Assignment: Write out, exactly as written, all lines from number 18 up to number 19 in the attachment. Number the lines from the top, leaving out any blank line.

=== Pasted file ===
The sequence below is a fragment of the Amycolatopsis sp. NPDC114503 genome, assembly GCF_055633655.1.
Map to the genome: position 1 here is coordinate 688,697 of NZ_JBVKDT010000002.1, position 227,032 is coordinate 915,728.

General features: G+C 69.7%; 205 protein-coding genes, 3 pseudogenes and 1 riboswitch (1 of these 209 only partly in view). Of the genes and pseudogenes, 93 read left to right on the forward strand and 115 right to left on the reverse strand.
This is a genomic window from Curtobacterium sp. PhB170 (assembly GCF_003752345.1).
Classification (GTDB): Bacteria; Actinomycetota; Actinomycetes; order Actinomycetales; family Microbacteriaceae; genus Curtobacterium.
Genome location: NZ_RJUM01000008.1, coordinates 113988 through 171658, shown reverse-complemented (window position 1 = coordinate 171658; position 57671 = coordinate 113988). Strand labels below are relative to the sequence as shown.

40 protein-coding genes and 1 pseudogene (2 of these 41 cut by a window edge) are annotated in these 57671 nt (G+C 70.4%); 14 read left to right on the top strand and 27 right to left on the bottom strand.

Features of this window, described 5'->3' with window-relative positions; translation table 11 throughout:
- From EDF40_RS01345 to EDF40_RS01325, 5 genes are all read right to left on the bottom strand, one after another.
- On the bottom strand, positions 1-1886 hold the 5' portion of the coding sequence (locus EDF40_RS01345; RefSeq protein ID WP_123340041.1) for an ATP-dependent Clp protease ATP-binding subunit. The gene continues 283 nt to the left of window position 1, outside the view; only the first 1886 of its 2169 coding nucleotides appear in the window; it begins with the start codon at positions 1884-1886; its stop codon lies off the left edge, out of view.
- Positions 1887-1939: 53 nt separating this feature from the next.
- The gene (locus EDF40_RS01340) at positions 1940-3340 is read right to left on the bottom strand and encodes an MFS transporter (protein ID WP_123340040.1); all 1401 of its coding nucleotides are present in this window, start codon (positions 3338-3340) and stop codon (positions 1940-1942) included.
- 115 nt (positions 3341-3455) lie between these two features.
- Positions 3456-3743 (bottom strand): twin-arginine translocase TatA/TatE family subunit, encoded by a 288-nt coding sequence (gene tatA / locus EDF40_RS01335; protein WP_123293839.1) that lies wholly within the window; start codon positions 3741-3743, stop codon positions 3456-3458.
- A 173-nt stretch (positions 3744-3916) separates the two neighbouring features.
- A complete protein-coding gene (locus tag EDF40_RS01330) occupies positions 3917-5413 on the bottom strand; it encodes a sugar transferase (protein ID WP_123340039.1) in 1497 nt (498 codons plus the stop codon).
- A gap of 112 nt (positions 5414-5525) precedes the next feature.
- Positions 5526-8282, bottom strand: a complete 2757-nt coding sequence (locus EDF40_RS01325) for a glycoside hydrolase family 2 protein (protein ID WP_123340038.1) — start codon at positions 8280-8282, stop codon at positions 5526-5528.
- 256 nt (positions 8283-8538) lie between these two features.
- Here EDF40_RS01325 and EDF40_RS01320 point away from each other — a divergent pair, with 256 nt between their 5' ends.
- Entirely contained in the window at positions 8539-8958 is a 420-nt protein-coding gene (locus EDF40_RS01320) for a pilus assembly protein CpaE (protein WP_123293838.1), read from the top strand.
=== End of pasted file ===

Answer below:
- Positions 5526-8282, bottom strand: a complete 2757-nt coding sequence (locus EDF40_RS01325) for a glycoside hydrolase family 2 protein (protein ID WP_123340038.1) — start codon at positions 8280-8282, stop codon at positions 5526-5528.
- 256 nt (positions 8283-8538) lie between these two features.